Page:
House of Commons Journal Volume 7: 21 January 1657

Page 481

Journal of the House of Commons: Volume 7, 1651-1660. Originally published by His Majesty's Stationery Office, London, 1802.

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Page 481

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Wednesday, the 21st of January, 1656.

Throckmorton's Petition.

A PETITION was tendered on the Behalf of George Throckmorton.

Resolved, That this Petition shall be read.

The said Petition was read accordingly; and was intituled, "The most humble Petition of the most afflicted George Throckmorton."

Conspiracy against the Protector.

Mr. Speaker acquainted the House, That he had received (as sent from the Council) Copies of the Examinations of John Cecill and John Toope, read in this House the Nineteenth of January instant; and also a printed Book, intituled, "A true Account of the late bloody and inhuman Conspiracy against his Highness the Lord Protector, and this Commonwealth."

Ordered, That the said Copies of the said Examinations do remain on Record in Parliament; and that the said Book do remain in this House.

Levant Company.

Resolved, That the Petition of the Levant Company be received into this House on Tuesday Morning next.

Irish Rebels.

According to former Order, the Bill, intituled, An Act for Attainder of the Rebels in Ireland, was this Day read the First time; and, upon the Question, ordered to be read the Second time on Wednesday Morning next.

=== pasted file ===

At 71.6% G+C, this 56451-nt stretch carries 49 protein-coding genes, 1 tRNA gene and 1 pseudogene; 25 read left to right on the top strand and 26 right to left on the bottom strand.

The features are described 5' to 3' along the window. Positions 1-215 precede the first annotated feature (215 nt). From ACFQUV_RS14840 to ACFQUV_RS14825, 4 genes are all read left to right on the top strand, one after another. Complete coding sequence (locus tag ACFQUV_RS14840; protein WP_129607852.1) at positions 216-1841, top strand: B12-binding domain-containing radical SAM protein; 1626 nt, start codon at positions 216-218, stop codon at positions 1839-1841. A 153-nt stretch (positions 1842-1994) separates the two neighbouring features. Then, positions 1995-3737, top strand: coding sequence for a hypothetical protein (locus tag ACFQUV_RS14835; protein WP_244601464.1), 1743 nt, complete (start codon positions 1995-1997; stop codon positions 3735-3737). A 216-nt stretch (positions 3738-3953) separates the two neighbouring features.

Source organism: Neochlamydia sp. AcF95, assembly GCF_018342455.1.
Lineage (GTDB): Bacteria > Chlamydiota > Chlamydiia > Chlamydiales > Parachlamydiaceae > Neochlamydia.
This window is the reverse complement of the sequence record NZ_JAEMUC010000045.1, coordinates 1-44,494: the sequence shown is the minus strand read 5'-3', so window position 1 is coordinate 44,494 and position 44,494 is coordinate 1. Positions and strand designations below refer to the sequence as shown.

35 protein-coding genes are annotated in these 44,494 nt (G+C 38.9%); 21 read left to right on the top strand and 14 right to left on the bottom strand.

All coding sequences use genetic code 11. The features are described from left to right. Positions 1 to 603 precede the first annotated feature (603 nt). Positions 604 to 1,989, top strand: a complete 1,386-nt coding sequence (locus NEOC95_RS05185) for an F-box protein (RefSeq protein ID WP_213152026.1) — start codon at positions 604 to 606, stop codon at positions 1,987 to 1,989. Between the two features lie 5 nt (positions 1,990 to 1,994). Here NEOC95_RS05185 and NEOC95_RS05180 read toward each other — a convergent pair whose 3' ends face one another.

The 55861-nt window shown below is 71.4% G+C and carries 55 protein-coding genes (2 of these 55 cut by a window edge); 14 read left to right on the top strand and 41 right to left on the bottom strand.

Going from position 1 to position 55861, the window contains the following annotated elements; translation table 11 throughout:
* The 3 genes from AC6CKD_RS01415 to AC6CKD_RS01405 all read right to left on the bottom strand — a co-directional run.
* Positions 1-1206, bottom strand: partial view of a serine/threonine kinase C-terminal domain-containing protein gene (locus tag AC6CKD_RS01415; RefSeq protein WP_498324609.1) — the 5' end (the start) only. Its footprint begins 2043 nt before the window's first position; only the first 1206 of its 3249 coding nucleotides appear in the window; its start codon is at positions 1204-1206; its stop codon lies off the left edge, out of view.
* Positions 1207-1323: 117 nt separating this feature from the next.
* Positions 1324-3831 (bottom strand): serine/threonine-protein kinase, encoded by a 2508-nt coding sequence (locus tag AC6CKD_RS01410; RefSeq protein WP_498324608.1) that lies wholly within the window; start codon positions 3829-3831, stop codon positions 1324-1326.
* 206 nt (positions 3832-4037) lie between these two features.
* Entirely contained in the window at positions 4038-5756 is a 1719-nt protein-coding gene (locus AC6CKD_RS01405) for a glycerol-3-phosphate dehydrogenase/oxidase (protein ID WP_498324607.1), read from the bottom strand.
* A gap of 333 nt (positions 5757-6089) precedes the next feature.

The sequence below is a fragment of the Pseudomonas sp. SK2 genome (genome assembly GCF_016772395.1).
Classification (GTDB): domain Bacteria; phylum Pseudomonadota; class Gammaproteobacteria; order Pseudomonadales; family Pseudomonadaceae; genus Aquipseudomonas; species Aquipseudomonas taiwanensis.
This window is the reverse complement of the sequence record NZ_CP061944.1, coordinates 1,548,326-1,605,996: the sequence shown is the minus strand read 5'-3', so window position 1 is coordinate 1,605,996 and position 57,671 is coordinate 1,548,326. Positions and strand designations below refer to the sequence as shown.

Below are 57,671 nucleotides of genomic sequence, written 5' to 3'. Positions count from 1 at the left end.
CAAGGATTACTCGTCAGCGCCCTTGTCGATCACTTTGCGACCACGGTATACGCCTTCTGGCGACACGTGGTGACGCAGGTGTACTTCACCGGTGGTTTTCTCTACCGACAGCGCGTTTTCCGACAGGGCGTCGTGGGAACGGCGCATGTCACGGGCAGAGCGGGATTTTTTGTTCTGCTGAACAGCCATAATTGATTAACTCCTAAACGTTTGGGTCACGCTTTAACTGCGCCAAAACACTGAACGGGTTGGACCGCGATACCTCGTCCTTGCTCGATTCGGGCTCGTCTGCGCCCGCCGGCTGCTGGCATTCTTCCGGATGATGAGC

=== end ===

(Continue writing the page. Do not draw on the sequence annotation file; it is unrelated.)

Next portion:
Conspiracy against the Protector.

The Lord Commissioner Whitelock reports, That the Committee appointed to wait upon his Highness the Lord Protector, to appoint a Time when this House may attend on his Highness, to congratulate with him for the late great Mercy and Deliverance, That his Highness is pleased to give the Parliament a Meeting on Friday next, at Eleven a Clock in the Morning, in Whitehall.


The House, according to former Order, resumed the Debate adjourned Yesterday, upon the Bill for Continuing and Assessing of a Tax for Maintaining of the Militia Forces.

During this Debate, Exceptions were taken against Words spoken by Mr. Cromwell, as charging some Major-Generals to have acted unjustly, and against Law: It was desired, That they might be named: But it was put off, until the main Debate ended; that it might not interrupt the same.

Resolved, That this Debate be adjourned until Tomorrow Morning; and nothing to intervene.